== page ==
BY ARIEL HERNANDEZ
The city’s Health Department is trying to determine what the cat dragged in after hundreds of felines were taken to a Long Island City warehouse following the discovery that they had been exposed to a strain of the avian flu.
The warehouse, located on Austell Place, is temporarily sheltering the cats, which have been exposed to H7N2, a type of avian influenza that is also known as the bird flu.
The shelter was coordinated by the Health Department, Animal Care Centers of NYC (ACC) and the ASPCA (American Society for the Prevention of Cruelty to Animals), and was funded by Maddie’s Fund to provide daily care while veterinary experts closely monitor the cats during a 45- to 90-day quarantine period.
“Responders from the ASPCA, ACC and other agencies are working around the clock to safely monitor and care for these cats,” said ASPCA president and CEO Matt Bershadker.
As of last week, more than 450 cats from ACC shelters in Manhattan, Brooklyn and Staten Island were transported to the temporary Long Island City shelter by ACC and the Mayor’s Alliance for NYC’s Animals. Although some cats are doing well and settling in at the shelter, others are showing mild flu-like symptoms such as sneezing or runny nose. This is why the cats are being quarantined at the facility until ongoing lab tests, conducted by the Shelter Medicine Program at the University of Wisconsin School of Veterinary Medicine, determine that the animals are healthy and no longer contagious.
While the virus is said to occasionally mutate and transfer to mammals, such as cats, the investigation of the H7N2 virus by the Department of Health and Mental Hygiene (DOHMH) confirmed that the risk to humans is low, given that there has only been one cat-to-human transmission—and no human-to-human transmission—associated with the outbreak.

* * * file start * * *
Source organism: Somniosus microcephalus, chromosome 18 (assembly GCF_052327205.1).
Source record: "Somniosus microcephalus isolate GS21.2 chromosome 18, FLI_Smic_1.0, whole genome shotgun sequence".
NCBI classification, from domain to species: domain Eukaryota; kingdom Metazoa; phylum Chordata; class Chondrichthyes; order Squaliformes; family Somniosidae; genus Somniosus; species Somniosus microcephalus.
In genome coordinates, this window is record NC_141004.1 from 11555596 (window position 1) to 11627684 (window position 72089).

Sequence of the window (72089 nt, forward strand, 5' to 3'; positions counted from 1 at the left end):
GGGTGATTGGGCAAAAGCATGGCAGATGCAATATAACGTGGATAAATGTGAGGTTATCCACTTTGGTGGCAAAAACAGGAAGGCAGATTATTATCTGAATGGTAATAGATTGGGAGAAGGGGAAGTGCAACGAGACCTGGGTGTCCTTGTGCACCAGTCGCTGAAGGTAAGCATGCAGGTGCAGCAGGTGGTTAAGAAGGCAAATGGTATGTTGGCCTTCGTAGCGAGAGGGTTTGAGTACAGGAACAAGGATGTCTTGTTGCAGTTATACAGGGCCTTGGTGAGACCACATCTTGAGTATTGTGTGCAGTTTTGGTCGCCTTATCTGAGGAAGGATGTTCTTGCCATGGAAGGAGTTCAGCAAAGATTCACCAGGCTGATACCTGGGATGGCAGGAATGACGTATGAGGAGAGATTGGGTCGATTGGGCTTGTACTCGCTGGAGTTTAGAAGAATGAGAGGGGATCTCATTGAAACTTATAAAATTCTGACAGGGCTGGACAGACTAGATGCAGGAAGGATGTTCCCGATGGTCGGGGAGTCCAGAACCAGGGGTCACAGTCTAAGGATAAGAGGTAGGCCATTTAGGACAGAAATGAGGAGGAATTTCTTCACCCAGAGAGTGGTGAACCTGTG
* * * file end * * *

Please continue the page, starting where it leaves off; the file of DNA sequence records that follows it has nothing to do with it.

However, to ensure the safety of both the responders and cats, the ASPCA has implemented strict protocols, such as decontamination training and personal protective equipment for all the individuals who are in direct contact with the cats.
“Once the cats are healthy and no longer contagious, we’ll do everything we can to help them find homes,” Bershadker said.
The ASPCA and ACC encourage all New Yorkers who have adopted a cat from an ACC shelter between Nov. 12 and Dec. 15 to monitor their pets for flu-like symptoms, such as sneezing, coughing, runny nose and runny or red eyes. If these symptoms appear, owners are also encouraged to take their cats to a veterinarian and inform him/her that the cat may have been exposed to H7N2, so that he/she can make arrangements to prevent exposure of the virus to other cats in the clinic.
“We continue to urge New Yorkers who have adopted cats from ACC shelters to be on alert for symptoms in their pets and take proper precautions,” city Health Commissioner Dr. Mary T. Bassett said.
Reach Ariel Hernandez at (718) 357-7400 x144 or firstname.lastname@example.org